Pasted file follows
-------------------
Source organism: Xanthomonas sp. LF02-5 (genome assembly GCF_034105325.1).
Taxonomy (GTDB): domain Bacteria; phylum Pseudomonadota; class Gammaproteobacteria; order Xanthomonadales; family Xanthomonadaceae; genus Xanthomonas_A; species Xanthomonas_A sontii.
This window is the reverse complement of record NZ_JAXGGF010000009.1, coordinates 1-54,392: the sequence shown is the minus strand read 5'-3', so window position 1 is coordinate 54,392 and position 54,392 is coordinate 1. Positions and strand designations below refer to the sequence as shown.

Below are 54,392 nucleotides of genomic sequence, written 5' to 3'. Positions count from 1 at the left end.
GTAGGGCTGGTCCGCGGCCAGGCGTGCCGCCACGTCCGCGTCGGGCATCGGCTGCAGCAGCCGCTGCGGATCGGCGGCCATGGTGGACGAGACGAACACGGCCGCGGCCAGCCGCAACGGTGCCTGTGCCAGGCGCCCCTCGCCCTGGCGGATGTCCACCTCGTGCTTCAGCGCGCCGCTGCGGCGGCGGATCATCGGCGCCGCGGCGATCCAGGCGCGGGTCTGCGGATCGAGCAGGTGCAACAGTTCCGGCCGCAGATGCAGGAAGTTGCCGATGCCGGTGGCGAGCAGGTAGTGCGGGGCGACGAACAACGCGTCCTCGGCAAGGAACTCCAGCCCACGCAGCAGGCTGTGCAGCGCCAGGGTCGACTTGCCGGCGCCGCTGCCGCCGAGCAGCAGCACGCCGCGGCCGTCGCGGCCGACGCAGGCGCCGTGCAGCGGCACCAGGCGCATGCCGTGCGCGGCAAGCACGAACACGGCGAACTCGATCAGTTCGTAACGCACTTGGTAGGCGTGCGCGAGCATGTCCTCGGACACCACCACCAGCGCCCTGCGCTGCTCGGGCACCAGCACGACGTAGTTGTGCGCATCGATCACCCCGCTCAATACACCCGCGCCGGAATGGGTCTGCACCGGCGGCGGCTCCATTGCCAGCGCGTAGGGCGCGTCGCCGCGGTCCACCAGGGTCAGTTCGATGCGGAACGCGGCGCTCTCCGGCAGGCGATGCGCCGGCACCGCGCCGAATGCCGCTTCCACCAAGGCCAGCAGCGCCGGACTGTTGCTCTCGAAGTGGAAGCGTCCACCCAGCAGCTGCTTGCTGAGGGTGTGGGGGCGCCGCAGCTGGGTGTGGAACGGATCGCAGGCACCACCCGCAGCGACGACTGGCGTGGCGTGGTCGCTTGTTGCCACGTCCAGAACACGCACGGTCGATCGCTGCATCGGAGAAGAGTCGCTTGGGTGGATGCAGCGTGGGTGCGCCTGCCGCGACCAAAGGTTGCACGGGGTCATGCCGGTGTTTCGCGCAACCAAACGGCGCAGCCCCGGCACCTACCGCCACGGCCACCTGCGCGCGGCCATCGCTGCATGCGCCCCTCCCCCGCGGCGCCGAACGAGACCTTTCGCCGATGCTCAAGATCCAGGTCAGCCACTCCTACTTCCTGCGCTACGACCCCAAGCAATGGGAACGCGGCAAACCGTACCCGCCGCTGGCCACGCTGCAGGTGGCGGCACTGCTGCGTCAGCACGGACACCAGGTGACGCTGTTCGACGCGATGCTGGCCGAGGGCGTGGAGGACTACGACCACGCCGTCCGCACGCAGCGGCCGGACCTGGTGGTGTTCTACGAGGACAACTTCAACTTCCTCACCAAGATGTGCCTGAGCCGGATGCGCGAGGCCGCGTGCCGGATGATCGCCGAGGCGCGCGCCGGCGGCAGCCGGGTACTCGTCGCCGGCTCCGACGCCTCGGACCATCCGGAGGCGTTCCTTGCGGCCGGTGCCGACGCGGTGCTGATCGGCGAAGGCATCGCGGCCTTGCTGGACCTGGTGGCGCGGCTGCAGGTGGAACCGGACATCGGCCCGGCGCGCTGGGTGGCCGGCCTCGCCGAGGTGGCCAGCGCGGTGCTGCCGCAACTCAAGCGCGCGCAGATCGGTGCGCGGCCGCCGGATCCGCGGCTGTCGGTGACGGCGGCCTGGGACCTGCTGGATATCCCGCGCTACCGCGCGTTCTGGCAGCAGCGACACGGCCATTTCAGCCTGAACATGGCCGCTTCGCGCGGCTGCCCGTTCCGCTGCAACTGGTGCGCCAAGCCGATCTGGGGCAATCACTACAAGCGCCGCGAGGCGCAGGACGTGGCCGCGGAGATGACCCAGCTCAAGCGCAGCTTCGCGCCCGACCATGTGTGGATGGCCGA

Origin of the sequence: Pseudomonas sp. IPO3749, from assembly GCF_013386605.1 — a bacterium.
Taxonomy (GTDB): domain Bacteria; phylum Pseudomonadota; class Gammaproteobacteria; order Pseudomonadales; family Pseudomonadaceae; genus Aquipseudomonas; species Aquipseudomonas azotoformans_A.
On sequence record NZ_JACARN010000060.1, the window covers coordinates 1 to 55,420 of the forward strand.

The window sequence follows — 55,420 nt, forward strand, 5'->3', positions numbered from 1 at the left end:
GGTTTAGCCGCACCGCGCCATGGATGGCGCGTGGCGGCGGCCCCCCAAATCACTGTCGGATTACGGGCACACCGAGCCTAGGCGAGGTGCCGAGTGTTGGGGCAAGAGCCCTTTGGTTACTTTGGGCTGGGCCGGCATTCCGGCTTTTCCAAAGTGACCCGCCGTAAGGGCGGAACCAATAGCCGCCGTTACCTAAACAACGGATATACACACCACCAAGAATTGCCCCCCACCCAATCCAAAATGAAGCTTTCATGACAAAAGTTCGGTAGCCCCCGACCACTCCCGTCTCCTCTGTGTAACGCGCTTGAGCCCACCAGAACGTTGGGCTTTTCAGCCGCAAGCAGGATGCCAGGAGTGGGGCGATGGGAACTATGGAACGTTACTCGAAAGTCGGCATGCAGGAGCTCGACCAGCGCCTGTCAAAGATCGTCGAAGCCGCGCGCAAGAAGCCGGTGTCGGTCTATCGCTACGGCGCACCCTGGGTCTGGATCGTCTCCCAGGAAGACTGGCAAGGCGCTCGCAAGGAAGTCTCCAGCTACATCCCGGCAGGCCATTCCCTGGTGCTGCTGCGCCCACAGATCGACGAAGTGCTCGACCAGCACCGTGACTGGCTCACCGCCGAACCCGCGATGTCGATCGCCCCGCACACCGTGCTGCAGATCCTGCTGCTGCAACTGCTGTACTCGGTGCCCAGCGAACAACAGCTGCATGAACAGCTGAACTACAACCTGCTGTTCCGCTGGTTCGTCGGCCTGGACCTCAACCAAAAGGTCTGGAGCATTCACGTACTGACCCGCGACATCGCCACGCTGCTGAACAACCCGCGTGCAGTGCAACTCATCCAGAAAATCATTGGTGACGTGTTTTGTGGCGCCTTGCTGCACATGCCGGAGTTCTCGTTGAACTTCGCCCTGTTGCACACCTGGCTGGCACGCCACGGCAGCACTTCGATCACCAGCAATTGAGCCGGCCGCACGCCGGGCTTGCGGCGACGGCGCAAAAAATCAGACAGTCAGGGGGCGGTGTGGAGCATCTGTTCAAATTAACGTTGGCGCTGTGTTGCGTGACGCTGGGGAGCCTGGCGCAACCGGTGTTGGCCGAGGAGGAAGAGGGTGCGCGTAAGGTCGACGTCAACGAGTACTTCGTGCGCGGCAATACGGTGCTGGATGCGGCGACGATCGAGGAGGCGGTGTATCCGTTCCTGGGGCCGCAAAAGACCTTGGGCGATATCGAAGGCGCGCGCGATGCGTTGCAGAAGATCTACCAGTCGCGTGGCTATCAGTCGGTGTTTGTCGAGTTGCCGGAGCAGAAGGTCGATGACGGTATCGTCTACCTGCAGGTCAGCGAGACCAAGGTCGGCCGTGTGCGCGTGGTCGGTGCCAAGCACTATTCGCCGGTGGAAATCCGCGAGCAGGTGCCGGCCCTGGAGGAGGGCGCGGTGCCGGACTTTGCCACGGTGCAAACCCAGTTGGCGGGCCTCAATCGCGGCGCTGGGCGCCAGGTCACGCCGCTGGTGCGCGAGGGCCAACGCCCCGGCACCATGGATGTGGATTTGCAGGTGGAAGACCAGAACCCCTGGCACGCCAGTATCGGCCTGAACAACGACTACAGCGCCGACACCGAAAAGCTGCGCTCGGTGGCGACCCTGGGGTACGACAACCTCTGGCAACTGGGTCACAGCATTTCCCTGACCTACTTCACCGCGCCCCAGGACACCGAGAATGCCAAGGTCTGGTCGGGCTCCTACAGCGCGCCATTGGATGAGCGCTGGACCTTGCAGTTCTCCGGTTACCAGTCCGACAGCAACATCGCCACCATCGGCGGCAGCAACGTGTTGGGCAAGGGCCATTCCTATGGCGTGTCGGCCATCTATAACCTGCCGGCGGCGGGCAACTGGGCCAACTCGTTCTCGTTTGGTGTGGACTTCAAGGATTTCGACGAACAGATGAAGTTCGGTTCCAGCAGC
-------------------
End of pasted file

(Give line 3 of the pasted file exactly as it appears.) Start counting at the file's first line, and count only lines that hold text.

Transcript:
This window is the reverse complement of record NZ_JAXGGF010000009.1, coordinates 1-54,392: the sequence shown is the minus strand read 5'-3', so window position 1 is coordinate 54,392 and position 54,392 is coordinate 1. Positions and strand designations below refer to the sequence as shown.